Cooking as a person with a disability and chronic illness can be difficult. With limited abilities, dietary restrictions and often a tight budget, it can be overwhelming. But with some planning, set-up and tips and tricks behind you, cooking can become more manageable.

 

Make a list

When you’re having a clear-thinking day, sit down with your favourite cookbooks and write a list of your favourite recipes into three columns: quick and easy, bulk meals, and special. Quick and easy meals involve little to no cooking and can easily be assembled. Bulk meals can easily be frozen and reheated – think stews, soups, sauces and curries. Special meals are favourites that you can’t afford to make often, or that take a lot of energy to make. If a friend or carer offers to cook you something, head to this list. It will be a lovely and practical present to savour.

Keep this list somewhere obvious and easy to get to, like on the fridge. Next time you’re overwhelmed by what to cook and are tempted to break the budget with pizza, you can check this list for what you could easily throw together, or be reminded that you have food in the freezer you could reheat instead. Keep adding to this list with new recipes as you come across them to maintain variety in your diet and to keep things interesting.

 

Read carefully

Before you start any recipe, take the time to read it the whole way through. Mark places where you can rest without compromising the meal, such as when sauces simmer or while a meal is baking in the oven. If a meal requires closer attention, break it into two parts – prepare all the ingredients, then have a rest before the cooking begins. Think about how much time you’ll need to be by the stove and have a stool or chair close by in case it still gets too much.

 

Frozen is fine

Don’t be afraid to buy frozen vegetables. They are picked and frozen at their most nutrient dense, they save chopping, but they also allow you to mix up the vegetables through the different combinations available. You’ll also only use what you need so you won’t throw anything away, but you’ll have vegetables to use when you cook without going to the shop too.

 

Stand by staples

Think about what your pantry staples are and stock up when they’re on special. These might include jars of pasta sauce, gluten free pasta, microwavable rice cups, tinned vegetables and fish, etc. Having these on stand by at home will help you throw together something quick and easy when you’re tired, plus you’ll save a few dollars along the way.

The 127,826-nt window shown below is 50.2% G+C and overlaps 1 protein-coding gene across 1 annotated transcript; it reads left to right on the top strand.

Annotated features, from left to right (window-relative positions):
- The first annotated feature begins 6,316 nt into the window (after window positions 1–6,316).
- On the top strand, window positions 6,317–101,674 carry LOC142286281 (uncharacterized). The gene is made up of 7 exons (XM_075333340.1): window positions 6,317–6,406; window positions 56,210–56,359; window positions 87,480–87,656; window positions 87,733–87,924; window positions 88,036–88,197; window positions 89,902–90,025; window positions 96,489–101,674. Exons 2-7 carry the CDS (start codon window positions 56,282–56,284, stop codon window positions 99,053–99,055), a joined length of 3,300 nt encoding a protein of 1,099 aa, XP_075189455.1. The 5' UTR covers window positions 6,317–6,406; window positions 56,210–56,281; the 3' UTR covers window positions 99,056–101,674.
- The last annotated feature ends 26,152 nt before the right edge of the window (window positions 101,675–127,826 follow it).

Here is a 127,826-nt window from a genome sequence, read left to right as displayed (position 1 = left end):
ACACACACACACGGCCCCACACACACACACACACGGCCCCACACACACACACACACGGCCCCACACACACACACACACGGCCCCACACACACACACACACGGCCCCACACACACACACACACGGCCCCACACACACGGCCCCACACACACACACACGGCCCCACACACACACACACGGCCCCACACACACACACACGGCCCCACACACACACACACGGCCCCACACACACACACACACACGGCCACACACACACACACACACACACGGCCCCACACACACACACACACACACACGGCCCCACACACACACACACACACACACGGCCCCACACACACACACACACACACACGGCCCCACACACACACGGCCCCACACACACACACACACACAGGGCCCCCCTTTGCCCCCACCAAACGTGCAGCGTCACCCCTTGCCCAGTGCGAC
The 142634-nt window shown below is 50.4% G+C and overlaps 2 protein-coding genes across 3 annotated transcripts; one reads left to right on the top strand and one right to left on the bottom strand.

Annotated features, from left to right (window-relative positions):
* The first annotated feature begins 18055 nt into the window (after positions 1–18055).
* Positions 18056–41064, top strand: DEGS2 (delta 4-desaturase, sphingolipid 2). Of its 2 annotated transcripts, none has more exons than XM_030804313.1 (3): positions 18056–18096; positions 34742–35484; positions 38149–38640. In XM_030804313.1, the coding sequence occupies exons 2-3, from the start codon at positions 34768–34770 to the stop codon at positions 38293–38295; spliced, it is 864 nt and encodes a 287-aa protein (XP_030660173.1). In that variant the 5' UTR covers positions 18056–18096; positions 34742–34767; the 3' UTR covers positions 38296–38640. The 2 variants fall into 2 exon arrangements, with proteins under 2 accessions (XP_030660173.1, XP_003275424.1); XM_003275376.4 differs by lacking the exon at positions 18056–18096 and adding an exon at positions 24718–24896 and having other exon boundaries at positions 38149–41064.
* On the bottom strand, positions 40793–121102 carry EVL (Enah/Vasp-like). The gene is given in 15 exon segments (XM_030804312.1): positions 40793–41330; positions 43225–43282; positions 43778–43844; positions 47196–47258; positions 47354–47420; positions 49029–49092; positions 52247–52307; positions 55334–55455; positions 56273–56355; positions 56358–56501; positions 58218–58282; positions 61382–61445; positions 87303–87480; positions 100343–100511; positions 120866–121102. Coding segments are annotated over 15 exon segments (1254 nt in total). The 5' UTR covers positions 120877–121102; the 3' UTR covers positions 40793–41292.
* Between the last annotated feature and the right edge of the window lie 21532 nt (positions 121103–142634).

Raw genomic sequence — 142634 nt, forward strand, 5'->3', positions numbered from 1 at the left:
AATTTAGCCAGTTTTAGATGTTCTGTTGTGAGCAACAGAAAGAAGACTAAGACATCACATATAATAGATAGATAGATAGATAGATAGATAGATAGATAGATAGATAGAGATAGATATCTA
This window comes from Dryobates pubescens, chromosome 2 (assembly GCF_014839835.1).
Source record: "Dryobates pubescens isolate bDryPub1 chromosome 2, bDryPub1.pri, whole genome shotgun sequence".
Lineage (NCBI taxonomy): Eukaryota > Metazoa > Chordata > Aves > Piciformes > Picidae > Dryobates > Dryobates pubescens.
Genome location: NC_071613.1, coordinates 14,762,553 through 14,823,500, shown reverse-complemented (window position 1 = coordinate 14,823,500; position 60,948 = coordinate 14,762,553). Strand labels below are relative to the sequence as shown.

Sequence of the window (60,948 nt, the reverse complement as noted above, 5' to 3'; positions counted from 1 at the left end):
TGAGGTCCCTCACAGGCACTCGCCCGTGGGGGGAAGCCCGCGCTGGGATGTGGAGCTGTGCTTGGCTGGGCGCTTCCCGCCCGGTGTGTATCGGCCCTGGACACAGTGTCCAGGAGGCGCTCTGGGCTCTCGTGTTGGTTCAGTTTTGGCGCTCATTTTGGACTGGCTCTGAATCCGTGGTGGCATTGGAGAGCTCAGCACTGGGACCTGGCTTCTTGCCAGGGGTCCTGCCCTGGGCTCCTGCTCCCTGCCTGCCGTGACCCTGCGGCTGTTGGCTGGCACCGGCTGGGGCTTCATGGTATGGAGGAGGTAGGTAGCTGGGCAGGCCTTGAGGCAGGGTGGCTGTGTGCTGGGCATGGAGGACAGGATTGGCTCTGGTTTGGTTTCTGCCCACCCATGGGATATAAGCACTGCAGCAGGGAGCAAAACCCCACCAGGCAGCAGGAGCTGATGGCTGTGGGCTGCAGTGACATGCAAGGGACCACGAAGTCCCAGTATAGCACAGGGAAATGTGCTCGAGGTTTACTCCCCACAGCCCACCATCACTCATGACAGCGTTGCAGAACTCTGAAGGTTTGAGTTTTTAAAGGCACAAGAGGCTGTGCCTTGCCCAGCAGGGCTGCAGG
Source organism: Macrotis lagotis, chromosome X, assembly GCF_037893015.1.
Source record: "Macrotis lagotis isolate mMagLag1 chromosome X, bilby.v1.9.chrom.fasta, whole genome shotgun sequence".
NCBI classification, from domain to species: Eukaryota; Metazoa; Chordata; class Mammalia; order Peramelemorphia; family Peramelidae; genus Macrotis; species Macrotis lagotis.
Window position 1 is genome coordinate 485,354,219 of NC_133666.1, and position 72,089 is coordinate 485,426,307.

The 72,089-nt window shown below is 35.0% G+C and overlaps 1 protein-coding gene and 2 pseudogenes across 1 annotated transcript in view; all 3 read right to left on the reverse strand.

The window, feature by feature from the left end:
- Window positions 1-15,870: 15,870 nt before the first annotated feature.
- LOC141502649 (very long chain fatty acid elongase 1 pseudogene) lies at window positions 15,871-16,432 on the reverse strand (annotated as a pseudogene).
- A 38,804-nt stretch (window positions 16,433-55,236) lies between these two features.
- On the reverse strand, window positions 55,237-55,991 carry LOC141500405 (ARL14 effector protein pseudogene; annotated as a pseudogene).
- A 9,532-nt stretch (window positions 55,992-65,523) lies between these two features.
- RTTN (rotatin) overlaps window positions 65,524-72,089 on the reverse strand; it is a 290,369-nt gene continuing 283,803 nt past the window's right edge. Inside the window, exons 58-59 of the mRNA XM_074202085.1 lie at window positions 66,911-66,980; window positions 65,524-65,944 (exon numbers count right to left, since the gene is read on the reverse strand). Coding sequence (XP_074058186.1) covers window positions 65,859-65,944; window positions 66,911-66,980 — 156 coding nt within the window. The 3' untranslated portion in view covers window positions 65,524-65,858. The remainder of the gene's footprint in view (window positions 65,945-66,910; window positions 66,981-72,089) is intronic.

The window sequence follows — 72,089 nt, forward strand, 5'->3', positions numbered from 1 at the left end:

Equipment to make things easier

Food processors or blenders are great for making smoothies and sauces, but they can also be used for preparing ingredients. Peel and cut an onion into quarters then pulse it a few times for a finely chopped onion. This is also good for celery, capsicum and for making your own cauliflower rice. Use the grater attachment to prepare carrots, zucchini or other vegetables to add extra vegetables and bulk to stews and sauces.

Opening jars and cans is often troublesome when you have depleted strength or abilities. Invest in a good can opener and jar opener – either from a homewares or independent living store. Make sure your knives are sharp to cut down energy and strain required from chopping. Pull-through sharpeners are a good option – they’re easy and safe to use.

 

Protein

Meat can get expensive when you’re on a tight budget, and often repetitive too. Think about ways you can switch up protein sources in meals you make often: switch beef for kangaroo in a stew or pasta sauce, use tofu instead of meat in a stir-fry, use chicken or turkey mince in a chilli con carne, or try using half or the full amount of lentils for meat such as in this cottage pie.

 

Frozen leftovers

Make sure you freeze any leftover prepared ingredients as well as leftover meals. Chopped onion, florets of broccoli or cauliflower, corn on or off the cob and cooked rice all freeze well and can be used straight from the freezer. Save them in snaplock bags that are carefully labelled with the name of the item, the date, and the portion size. Then next time you need half a chopped onion, or a cup of cooked rice, you can throw it straight in a pan or in the microwave.

Kylie Maslen is a writer from Adelaide. See more at Instagram.com/thedisableddiner and kyliemaslen.com 

 

Do you have a favourite recipe to share or some tips and tricks of your own? Get in touch with us at [email protected]

 

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